(11) Social interactions. When it comes to social interactions affecting individual stakeholder perception, phenomena such as competition and acknowledgement are of fundamental importance. For example, efforts of single group members are known to increase in situations of perceived social competition and decrease if a person perceives its contribution as hardly visible or unimportant (Latané et al., 1979; Kerr and Bruun, 1983; Williams and Karau, 1991; Stroebe et al., 1996; Kerr et al., 2007). Critical for the problem at hand is also the fact that stakeholders possess a social identity that “describes those aspects of a person's self-concept based upon their group memberships together with their emotional, evaluative and other psychological correlates” (Turner and Oakes, 1986, p. 240). As a member of a particular group, a stakeholder might seek to maximize the benefits of her own group over that of other stakeholder groups. Hence, some stakeholders will try to advance the interests of their own village, whereas others may act to achieve a common goal cooperatively with all subgroups and stakeholders (Tajfel and Turner, 1986; Turner et al., 1987; James and Greenberg, 1989; Lickel et al., 2000; Johnson et al., 2006). Being cognizant of social groups and addressing potentially existing prejudices or conflicts, which might hamper effective cooperation for CBMRM, would therefore be valuable (Nelson, 2009).

(12) Cultural context. Zooming out from an individual to a societal perspective, it is clear that all the aforementioned factors need to be seen embedded in the cultural context. Cultural dimensions affect perceptions, group processes, and social practices (Hofstede, 2001; Triandis, 2001; House et al., 2004; Schwartz, 2006; Trompenaars and Hampden-Turner, 2012). Accordingly, if stakeholders from outside are involved in the CBMRM process, or if approaches developed elsewhere shall be applied, potential contradictions to the cultural context should be anticipated. Generally, it is important to bear in mind that the psychology on which the present discussion is based has its origin in Western thought. Applying its concepts and analyses elsewhere, as for example the Pacific Islands or African coastal regions, must be done cautiously and with the necessary consideration of cultural idiosyncrasies.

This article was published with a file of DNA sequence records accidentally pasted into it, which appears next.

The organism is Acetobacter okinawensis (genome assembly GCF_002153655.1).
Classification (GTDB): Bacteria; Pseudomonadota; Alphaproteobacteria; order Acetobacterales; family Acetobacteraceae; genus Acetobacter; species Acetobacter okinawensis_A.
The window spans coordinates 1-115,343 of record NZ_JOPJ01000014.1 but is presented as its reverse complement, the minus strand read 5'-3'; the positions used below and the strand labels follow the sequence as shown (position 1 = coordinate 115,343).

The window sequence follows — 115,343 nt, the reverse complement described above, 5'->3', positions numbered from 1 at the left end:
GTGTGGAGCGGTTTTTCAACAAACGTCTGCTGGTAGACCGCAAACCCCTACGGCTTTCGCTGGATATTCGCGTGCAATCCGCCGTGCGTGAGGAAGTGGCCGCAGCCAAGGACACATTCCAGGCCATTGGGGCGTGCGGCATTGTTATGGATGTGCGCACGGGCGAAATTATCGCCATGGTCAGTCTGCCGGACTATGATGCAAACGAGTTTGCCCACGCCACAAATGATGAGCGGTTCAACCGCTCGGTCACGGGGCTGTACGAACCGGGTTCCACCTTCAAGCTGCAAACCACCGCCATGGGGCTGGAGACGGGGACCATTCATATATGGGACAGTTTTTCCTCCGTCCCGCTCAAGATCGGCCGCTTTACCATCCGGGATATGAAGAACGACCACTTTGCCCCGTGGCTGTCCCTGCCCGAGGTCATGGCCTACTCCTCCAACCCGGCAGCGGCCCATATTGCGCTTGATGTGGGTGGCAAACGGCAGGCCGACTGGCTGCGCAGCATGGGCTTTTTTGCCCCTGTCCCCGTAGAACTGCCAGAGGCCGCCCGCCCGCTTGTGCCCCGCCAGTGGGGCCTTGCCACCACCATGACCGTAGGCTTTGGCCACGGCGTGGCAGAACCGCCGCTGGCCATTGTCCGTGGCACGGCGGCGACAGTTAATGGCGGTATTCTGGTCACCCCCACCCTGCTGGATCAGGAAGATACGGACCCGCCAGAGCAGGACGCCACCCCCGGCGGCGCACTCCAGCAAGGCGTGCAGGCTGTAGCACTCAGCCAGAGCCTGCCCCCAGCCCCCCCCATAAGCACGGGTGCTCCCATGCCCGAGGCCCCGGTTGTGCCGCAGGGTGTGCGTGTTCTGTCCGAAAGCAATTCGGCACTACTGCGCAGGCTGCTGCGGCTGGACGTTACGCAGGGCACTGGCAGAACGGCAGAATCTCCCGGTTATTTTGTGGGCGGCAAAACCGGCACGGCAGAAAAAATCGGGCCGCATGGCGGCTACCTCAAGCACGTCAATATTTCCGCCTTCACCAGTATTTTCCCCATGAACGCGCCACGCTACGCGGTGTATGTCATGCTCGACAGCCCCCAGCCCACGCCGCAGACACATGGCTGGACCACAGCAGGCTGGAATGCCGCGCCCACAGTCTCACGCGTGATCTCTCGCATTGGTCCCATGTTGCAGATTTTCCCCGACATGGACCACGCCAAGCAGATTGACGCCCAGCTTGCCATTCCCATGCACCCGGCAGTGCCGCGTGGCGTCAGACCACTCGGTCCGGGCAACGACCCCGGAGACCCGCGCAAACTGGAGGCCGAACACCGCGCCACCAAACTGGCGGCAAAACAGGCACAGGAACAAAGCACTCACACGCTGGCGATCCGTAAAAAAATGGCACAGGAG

Figure 3. Factors affecting perceptions and interpretations in the CBMRM context.

Ramifications of the Psychological Insights on Perceptions

This study set out to provide CBMRM practitioners with an introduction to the psychology of perception so that frequent problems of stakeholder misunderstandings, lack of commitment, non-compliance, or conflicts could be avoided. At this point, three conclusions of what has been said can be drawn:

First, perceptions play a central role at every point of a CBMRM endeavor. As we have pointed out above, CBMRM is often oversimplified as the sequentially unfolding resource management process around the shared objectives of a homogenous community (Figure 1). However, this view neglects to a large part the heterogeneity of involved stakeholders as well as differences in their individual perceptions (Campbell and Vainio-Mattila, 2003). When stakeholder perceptions are taken into consideration, a far more complex picture begins to emerge (Figure 4). Perceptions affect every aspect of CBMRM, which is why an organized reflection on them throughout the process is necessary.


Figure 4. CBMRM stages affected by perceptions.

Second, perceptions relevant to CBMRM can be grouped into three major areas with regards to (A) environmental changes, (B) chosen coping strategies, and (C) the involved social processes. These different types of perceptions act at various points of any CBMRM effort (Figure 4). Thus, perceptions of environmental changes are pivotal during the early stages of problem identification and the development of a joint strategy, but also during the evaluation of the implemented management schemes and subsequent adjustments to the strategy. Perceptions with respect to chosen coping strategies are of relevance during the development, implementation, and subsequent evaluation of the actual measures. Finally, social perceptions directly affect CBMRM efforts at every step of the way. With this in mind, practitioners can anticipate potential problems and their causes long before they occur. Moreover, they can respond more adequately to misunderstandings between stakeholders that may arise during the CBMRM process and which, if left unattended could hamper the management process.